5 Guatemalan festivals and events with fascinating stories behind them
Guatemala is a beautiful, colourful and exuberant place to visit. When COVID-19 travel restrictions lift and the world goes back to some kind of normal, visiting Guatemala has to be on your list of destinations. And if you can time it right, try and fit in at least one of the many Guatemalan festivals, events, national days of celebration and holidays. Important to the people of Guatemala, these special days and festivals offer the opportunity to spend time with friends and family and mark significant cultural events.
7 Guatemalan festivals you should know about
Here are some of the most famous and beloved festivals in Guatemala.
- The Barriletes Gigantes festival – 1 and 2 November every year
Large, colourful and fantastically designed kites dot the skies in Guatemala as part of the annual Day of the Dead celebrations. On the Day of the Dead (All Saint’s Day) hundreds of people gather in cemeteries to honour their dead friends and family. And in two neighbouring Guatemalan towns, this ‘giant kites’ festival has emerged as part of these celebrations.
The towns are Sumpango and Santiago Sacatepequez residents transform the skies with colour and beauty. Some of the kites are more than 40 ft across and they are all made by hand over the course of the preceding year.
The festival of giant kites is one of the biggest cultural Guatemalan festivals and goes back to the pre-Colombian time, way before the Europeans came. Back then, colourful kites were considered to represent a union between the land of the living and the land of the dead.
The kites are linked to different and specific family stories, or tales of the past including economic and societal struggles. They are important cultural symbols linked specifically to the Mayan identity. Today the designs promote peace and love for the living.
- Fiesta de Santo Tomas, 13 to 21 December every year
This days-long celebration of the patron saint of Chichicastenango is a time of partying and religious observation. Chichicastenango itself is always worth visiting if you are in Guatemala, with a traditional Mayan crafts and textiles market and sites like the Santo Tomas church to check out.
But during the week of the December festival, Chichicastenango is a truly special place. At its very heart lies the church dedicated to Saint Thomas, with its fascinating mix of Maya and Catholic religious traditions. During festival week, expect to see traditional performances from aerial acrobats who dance in the air to Guatemalan music between poles erected just outside the church.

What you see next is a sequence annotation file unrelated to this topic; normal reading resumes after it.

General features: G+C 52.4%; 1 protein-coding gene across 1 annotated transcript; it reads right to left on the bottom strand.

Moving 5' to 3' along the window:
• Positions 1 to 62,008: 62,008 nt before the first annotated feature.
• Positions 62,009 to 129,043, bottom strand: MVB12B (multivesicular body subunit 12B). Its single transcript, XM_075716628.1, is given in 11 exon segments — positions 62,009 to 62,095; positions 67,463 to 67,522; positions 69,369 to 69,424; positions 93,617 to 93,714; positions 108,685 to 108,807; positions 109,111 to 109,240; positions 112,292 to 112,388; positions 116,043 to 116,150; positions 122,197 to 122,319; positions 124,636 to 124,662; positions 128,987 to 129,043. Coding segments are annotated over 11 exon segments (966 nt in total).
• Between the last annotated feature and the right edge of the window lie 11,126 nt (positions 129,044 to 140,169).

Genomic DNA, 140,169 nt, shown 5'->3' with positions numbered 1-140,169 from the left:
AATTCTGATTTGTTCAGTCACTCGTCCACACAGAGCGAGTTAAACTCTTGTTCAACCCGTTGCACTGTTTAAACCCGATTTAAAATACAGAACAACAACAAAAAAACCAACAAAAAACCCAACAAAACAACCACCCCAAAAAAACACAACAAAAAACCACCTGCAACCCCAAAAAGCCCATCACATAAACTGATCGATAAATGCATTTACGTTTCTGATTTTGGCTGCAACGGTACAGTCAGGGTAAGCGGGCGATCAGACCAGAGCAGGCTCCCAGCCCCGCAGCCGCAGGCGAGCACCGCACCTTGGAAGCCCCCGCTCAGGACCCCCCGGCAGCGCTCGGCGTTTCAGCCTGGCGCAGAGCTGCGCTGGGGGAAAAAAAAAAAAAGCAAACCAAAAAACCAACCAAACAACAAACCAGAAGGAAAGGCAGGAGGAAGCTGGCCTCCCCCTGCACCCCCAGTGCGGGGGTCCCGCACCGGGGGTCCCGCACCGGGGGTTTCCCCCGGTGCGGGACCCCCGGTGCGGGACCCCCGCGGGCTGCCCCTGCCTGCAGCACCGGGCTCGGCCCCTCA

As with all the best festivals in Guatemala, there are lots of different foods to try at the festival. Expect fireworks, dancing, fun and good cheer throughout the week, and don’t forget to climb the 18 steps to the church itself. Each step represents one month of the ancient Mayan calendar.
- Semana Santa, from 29 March 2021
Semana Santa means Holy Week, and it’s the run up to Easter. In Guatemala today it’s different to anywhere else in the world. The Catholic fervour combined with parts of Mayan religions gives the Easter celebrations a sort of magical air. Easter always coincides with the start of a school holiday too, so it’s a time of celebration for everyone.
Hugely important in Guatemala, Holy Week in Antigua is well worth visiting if you can. It begins on 29 March this year, which is the Friday of Sorrows (or Viernes de Dolores in Spanish). Processions, religious activities, events and traditions of all kinds go on throughout the week in Antigua.
This year, 2 April marks Good Friday, which is the most important and highly celebrated day. The streets of the town are decorated with colourful carpets and the cobbles are covered in beautiful designs made from coloured sawdust. Expect to see festival goers dressed as Roman soldiers as the Passion is acted out, and of course, there is music and food everywhere.
- Festival Folklorico de Coban, late July
Every year in July, Coban in Alta Verapaz, Guatemala, holds a National Folk Festival. Its objective is to show off different cultural traditions from each region of Guatemala. The event is attended by loads of people in traditional costume and folk dances are performed.
The event goes back to the first fair of Coban, which was dubbed the Departmental Fair in 1936 off the back of becoming economically successful through coffee exports. As Coban is up in the mountains, the event takes place against a spectacular backdrop, with parades, exhibitions of folk art and much more.
One of the highlights of the festival is the selection and crowning of the Rabin Ajau – daughter of the king. Mayan girls compete for the honour as part of this spectacular event that shows off so much that is wonderful about Guatemala.
- Guatemalan Independence Day, 15 September
One of the most important days of celebration, Independence Day marks Guatemala declaring its freedom from Spanish rule. As this was declared on 15 September 1821, this year marks 200 centuries of independence for the people of Guatemala.
While independence was declared on that day, the full process to make Guatemala a free and sovereign Republic took until 1847. Today, Independence Day is marked by parades, concerts, marimbas and festivals in every town and city. If you’re in Guatemala during the celebrations, you’ll see flags pretty much everywhere, all kinds of traditional foods on offer and a huge display of fireworks at midnight on the 14 September, leading into the big day itself.
Wherever you are in Guatemala, you will see fireworks light up the sky. Sadly in 2020, the pandemic stopped these celebrations. We don’t know yet how Independence Day 2021 will be marked, but even if there are no in-person festivities, it will always be a beacon of pride and independence for the people of Guatemala.